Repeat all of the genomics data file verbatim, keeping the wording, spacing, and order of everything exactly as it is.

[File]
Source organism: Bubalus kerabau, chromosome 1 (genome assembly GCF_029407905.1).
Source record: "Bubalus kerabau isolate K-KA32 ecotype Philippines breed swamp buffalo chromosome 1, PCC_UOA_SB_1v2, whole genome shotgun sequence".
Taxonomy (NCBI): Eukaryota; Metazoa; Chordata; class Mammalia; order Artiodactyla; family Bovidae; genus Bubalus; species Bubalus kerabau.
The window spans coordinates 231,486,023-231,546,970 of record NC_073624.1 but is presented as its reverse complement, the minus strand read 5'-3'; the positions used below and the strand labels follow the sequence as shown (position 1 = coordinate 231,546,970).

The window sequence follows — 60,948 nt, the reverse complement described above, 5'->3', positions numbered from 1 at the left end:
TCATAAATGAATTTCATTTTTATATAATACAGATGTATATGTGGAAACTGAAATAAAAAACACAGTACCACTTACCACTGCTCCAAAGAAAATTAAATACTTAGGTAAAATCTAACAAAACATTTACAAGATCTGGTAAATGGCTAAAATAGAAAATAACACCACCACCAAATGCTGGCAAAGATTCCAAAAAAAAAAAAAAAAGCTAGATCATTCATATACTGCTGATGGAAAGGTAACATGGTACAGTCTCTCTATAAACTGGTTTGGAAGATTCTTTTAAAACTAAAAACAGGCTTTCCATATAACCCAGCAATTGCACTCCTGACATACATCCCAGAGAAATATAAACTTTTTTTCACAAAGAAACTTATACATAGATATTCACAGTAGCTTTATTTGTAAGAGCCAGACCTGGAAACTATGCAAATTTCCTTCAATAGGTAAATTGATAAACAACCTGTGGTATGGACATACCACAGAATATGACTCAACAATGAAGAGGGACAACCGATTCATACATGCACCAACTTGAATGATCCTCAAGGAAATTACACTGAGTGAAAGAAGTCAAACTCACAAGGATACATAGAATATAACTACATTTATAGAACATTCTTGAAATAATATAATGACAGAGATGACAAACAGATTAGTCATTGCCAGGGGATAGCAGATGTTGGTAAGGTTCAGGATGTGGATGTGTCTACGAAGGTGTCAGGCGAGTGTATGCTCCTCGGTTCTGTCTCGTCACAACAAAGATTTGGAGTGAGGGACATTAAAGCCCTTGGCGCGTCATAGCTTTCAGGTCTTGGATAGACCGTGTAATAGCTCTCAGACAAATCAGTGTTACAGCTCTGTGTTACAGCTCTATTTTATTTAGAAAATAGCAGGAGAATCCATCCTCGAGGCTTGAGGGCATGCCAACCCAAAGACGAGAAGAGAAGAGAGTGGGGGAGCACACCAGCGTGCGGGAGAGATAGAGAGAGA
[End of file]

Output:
Source organism: Bubalus kerabau, chromosome 1 (genome assembly GCF_029407905.1).
Source record: "Bubalus kerabau isolate K-KA32 ecotype Philippines breed swamp buffalo chromosome 1, PCC_UOA_SB_1v2, whole genome shotgun sequence".
Taxonomy (NCBI): Eukaryota; Metazoa; Chordata; class Mammalia; order Artiodactyla; family Bovidae; genus Bubalus; species Bubalus kerabau.
The window spans coordinates 231,486,023-231,546,970 of record NC_073624.1 but is presented as its reverse complement, the minus strand read 5'-3'; the positions used below and the strand labels follow the sequence as shown (position 1 = coordinate 231,546,970).

The window sequence follows — 60,948 nt, the reverse complement described above, 5'->3', positions numbered from 1 at the left end:
TCATAAATGAATTTCATTTTTATATAATACAGATGTATATGTGGAAACTGAAATAAAAAACACAGTACCACTTACCACTGCTCCAAAGAAAATTAAATACTTAGGTAAAATCTAACAAAACATTTACAAGATCTGGTAAATGGCTAAAATAGAAAATAACACCACCACCAAATGCTGGCAAAGATTCCAAAAAAAAAAAAAAAAGCTAGATCATTCATATACTGCTGATGGAAAGGTAACATGGTACAGTCTCTCTATAAACTGGTTTGGAAGATTCTTTTAAAACTAAAAACAGGCTTTCCATATAACCCAGCAATTGCACTCCTGACATACATCCCAGAGAAATATAAACTTTTTTTCACAAAGAAACTTATACATAGATATTCACAGTAGCTTTATTTGTAAGAGCCAGACCTGGAAACTATGCAAATTTCCTTCAATAGGTAAATTGATAAACAACCTGTGGTATGGACATACCACAGAATATGACTCAACAATGAAGAGGGACAACCGATTCATACATGCACCAACTTGAATGATCCTCAAGGAAATTACACTGAGTGAAAGAAGTCAAACTCACAAGGATACATAGAATATAACTACATTTATAGAACATTCTTGAAATAATATAATGACAGAGATGACAAACAGATTAGTCATTGCCAGGGGATAGCAGATGTTGGTAAGGTTCAGGATGTGGATGTGTCTACGAAGGTGTCAGGCGAGTGTATGCTCCTCGGTTCTGTCTCGTCACAACAAAGATTTGGAGTGAGGGACATTAAAGCCCTTGGCGCGTCATAGCTTTCAGGTCTTGGATAGACCGTGTAATAGCTCTCAGACAAATCAGTGTTACAGCTCTGTGTTACAGCTCTATTTTATTTAGAAAATAGCAGGAGAATCCATCCTCGAGGCTTGAGGGCATGCCAACCCAAAGACGAGAAGAGAAGAGAGTGGGGGAGCACACCAGCGTGCGGGAGAGATAGAGAGAGA